Using contemplation for greater insight Although concentration and receptive awareness provide enormous benefits, ultimately it’s insight and understanding — of how the mind works, how you perpetuate your own suffering, how attached you are to the outcome of events, and how uncontrollable and fleeting these events are — that offer freedom from suffering. And in your everyday life, it’s creative thinking — free from the usual limited, repetitive patterns of thought — that offers solutions to problems. That’s why contemplation is the third key component that transforms meditation from a calming, relaxing exercise to a vehicle for freedom and creative expression.

After you’ve developed your concentration and expanded your awareness, you eventually find that you have access to a more penetrating insight into the nature of your experience. You can use this faculty to explore your inner terrain and gradually understand and undermine your mind’s tendency to cause you suffering and stress. If you’re a spiritual seeker, you can use this faculty to inquire into the nature of the self or to reflect upon the mystery of God and creation. And if you’re a person with more practical concerns, you may ponder the next step in your career or relationship or contemplate some seemingly irresolvable problem in your life.

Cultivating positive, healing states of mind

Some meditations aim to open the heart and develop certain life-affirming qualities like compassion, loving kindness, equanimity, joy, or forgiveness. On a more practical level, you can use meditation to cultivate a proactive, healthy or to develop poise and precision in a particular sport. For example, you can visualize killer T cells attacking your cancer or imagine yourself executing a dive without a single mistake. These are the kinds of meditations I’ve chosen to call cultivation. Where contemplation aims to investigate, inquire, and ultimately see deeply into the nature of things, cultivation can help you transform your inner life by directing the concentration you develop to strengthen positive, healthy mindstates and withdraw energy from those that are more reactive and self-defeating. Making Meditation Your Own Developing and directing your awareness may be the foundation of effective meditation — but like any good foundation, it’s only the beginning. The next step is to build your house brick by brick, meditation session by meditation session, discovering what works for you and what doesn’t, until your practice is grounded and stable. Or, to harken back to the journey metaphor, awareness is the muscle that propels you up the mountain. But you need to choose your route, find your pace, and navigate the obstacles that get in your way. In other words, you need to fashion and maintain your own practice and troubleshoot the difficulties that arise.

Designing your own practice

When you begin to develop and direct your awareness in meditation, you’re faced with the challenge of putting all the pieces together into an integrated practice that’s uniquely suited to your needs. For example, you may find yourself drawn to forms of meditation that emphasize focused concentration and have only minimal interest in the more open, allowing quality of receptive awareness. Or you may cherish the peace and relaxation you experience when you simply sit quietly without any effort or focus, not even the effort to be aware. Or you may have a specific purpose for meditating, such as healing an illness or resolving a disturbing psychological issue and only feel drawn to approaches that help you meet your goals.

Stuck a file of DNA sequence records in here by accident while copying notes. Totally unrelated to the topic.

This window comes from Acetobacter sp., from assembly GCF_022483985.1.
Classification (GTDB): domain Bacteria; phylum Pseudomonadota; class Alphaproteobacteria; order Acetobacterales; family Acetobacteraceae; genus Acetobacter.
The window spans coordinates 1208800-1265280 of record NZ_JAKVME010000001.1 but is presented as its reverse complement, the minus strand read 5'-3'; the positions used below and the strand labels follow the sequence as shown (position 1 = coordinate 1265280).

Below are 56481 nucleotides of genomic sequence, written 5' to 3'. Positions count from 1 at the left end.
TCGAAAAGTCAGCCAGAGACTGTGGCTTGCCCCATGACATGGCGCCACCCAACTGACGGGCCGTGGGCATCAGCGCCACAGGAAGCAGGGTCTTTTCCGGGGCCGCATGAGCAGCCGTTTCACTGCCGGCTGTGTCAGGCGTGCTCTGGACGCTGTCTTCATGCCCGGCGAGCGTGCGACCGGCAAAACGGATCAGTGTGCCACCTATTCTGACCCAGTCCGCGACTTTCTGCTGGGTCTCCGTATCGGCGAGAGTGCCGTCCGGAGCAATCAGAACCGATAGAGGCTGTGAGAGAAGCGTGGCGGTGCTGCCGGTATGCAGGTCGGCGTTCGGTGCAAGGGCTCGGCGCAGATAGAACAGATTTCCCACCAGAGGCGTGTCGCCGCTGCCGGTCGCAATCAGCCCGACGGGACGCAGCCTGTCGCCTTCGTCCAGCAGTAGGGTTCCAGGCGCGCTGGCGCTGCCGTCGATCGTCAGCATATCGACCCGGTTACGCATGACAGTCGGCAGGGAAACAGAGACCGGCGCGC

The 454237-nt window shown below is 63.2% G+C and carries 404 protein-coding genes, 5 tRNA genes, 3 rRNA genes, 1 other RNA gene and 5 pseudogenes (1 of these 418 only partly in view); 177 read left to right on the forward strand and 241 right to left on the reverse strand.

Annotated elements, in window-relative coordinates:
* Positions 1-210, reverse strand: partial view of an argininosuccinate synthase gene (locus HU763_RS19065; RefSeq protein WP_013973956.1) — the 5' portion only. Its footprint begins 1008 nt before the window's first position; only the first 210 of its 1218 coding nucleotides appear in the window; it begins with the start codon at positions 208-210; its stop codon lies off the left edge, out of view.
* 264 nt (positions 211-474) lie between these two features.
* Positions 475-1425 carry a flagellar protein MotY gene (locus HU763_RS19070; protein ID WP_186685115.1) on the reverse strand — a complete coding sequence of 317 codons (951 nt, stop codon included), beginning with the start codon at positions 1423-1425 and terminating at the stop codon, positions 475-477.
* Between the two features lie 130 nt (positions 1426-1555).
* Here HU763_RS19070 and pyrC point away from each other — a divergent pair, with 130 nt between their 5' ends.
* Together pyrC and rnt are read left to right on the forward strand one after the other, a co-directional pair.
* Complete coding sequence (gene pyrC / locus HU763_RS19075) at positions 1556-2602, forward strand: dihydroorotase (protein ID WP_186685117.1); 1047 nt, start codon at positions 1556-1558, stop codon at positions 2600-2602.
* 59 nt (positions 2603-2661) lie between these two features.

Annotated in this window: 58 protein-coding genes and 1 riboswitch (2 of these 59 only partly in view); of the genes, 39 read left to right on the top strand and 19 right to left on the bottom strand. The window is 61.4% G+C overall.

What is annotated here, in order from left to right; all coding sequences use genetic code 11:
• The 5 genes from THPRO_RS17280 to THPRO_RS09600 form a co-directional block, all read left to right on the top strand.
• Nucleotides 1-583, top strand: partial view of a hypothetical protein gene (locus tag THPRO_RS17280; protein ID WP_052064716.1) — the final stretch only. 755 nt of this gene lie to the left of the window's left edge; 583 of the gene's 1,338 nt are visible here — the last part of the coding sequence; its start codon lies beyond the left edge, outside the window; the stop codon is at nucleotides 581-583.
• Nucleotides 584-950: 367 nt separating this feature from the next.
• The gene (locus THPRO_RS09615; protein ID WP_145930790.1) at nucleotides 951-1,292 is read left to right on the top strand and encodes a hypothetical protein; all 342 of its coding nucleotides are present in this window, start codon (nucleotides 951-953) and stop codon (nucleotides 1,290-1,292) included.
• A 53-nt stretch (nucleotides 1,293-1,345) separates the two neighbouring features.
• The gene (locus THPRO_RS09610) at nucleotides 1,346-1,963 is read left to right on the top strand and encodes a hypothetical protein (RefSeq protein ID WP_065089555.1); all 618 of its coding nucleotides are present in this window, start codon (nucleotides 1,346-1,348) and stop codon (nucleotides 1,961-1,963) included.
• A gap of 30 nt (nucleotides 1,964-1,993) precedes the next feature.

The key is to experiment with different forms of meditation and trust your intuition to tell you which ones are best suited for you at this particular point on your journey up the mountain. Inevitably, yin and yang tend to balance each other out; that is, you may start out with intense concentration and end up with more relaxed, receptive awareness — or begin in a more receptive mode and gradually discover the virtues of focus. The journey of meditation has its own lessons to teach, and no matter what your intentions may be, you’ll generally end up encountering those lessons that you were destined to learn.

Of course, if you intend to maintain your practice from week to week and month to month, which is the only way to reap the benefits of meditation, you’ll probably need to draw on some of those time-honored qualities that every sustained enterprise requires: motivation, discipline, and commitment. Though they’ve gotten a bad rap in Western culture, where people generally expect to have their needs met right now, if not sooner, these qualities are actually not difficult to cultivate and in fact arise naturally when you’re engaged in and — dare I say it — passionate about what you’re doing.

Troubleshooting the challenges